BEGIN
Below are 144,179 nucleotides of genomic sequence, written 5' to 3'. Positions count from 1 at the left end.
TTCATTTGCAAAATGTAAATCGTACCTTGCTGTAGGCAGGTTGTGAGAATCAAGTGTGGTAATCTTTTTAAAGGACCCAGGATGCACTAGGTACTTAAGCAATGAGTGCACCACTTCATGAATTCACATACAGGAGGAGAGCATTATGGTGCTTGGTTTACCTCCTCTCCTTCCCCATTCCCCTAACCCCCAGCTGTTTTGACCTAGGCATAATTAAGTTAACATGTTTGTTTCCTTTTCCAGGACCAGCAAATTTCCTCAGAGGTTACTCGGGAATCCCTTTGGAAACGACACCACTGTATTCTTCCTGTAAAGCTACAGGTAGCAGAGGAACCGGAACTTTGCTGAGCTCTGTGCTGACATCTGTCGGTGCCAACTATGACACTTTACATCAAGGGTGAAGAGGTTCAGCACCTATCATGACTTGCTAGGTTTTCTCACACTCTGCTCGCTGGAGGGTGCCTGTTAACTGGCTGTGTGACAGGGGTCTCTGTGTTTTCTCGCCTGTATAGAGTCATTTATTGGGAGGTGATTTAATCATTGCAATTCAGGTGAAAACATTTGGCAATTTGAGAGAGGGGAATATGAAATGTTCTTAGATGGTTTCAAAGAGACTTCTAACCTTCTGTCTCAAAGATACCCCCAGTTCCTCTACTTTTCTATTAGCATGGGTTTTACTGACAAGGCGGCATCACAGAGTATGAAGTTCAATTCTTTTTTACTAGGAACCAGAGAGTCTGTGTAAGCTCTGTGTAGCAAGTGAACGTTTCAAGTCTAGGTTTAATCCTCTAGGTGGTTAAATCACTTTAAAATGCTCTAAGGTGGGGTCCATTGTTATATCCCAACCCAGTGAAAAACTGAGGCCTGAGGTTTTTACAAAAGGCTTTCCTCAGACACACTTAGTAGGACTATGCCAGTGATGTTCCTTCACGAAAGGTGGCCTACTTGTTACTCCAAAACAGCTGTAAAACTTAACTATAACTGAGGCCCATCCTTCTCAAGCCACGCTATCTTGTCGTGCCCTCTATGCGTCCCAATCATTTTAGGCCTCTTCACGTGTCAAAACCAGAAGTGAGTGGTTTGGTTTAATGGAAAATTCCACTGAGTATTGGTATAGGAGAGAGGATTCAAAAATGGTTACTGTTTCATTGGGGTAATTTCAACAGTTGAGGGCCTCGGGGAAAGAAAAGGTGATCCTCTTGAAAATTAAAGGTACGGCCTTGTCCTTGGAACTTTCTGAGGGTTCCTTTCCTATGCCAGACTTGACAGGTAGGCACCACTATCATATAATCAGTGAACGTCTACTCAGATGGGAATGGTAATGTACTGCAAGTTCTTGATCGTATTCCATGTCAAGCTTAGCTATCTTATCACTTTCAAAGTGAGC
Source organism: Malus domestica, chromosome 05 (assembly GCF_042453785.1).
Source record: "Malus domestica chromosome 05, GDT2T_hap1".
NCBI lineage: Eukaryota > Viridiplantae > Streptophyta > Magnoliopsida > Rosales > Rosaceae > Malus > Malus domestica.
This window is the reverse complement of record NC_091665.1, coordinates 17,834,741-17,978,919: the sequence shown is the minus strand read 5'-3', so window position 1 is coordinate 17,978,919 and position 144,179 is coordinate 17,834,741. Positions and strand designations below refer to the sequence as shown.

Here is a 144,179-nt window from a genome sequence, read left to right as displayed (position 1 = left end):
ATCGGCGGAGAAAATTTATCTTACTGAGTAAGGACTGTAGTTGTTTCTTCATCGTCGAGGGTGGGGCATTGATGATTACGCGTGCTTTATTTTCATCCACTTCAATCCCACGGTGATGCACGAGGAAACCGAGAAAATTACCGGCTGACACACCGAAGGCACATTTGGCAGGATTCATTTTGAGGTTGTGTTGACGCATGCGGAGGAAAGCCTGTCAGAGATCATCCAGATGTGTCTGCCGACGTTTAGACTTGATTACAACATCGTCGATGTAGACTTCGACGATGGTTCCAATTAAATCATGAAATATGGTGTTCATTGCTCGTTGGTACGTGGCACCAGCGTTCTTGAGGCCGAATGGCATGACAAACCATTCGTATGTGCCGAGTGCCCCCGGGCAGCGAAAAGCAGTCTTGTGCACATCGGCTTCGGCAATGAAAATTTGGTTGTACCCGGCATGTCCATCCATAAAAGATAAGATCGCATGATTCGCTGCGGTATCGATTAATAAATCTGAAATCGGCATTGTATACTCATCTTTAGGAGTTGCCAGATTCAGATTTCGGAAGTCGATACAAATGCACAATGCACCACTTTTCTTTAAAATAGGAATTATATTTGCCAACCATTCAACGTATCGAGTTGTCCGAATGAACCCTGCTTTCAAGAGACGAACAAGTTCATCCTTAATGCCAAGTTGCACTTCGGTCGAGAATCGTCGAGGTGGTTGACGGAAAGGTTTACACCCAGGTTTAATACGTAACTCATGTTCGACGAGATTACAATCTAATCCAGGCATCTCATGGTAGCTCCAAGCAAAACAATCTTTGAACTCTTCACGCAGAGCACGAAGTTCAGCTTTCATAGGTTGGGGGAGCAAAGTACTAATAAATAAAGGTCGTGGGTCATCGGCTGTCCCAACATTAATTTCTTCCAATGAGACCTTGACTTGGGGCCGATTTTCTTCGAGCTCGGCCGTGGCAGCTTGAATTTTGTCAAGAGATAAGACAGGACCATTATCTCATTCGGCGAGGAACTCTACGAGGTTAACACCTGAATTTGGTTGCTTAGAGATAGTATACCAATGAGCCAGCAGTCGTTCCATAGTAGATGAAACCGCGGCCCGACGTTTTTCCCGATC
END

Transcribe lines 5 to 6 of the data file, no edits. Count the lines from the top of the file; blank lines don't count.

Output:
NCBI lineage: Eukaryota > Viridiplantae > Streptophyta > Magnoliopsida > Rosales > Rosaceae > Malus > Malus domestica.
This window is the reverse complement of record NC_091665.1, coordinates 17,834,741-17,978,919: the sequence shown is the minus strand read 5'-3', so window position 1 is coordinate 17,978,919 and position 144,179 is coordinate 17,834,741. Positions and strand designations below refer to the sequence as shown.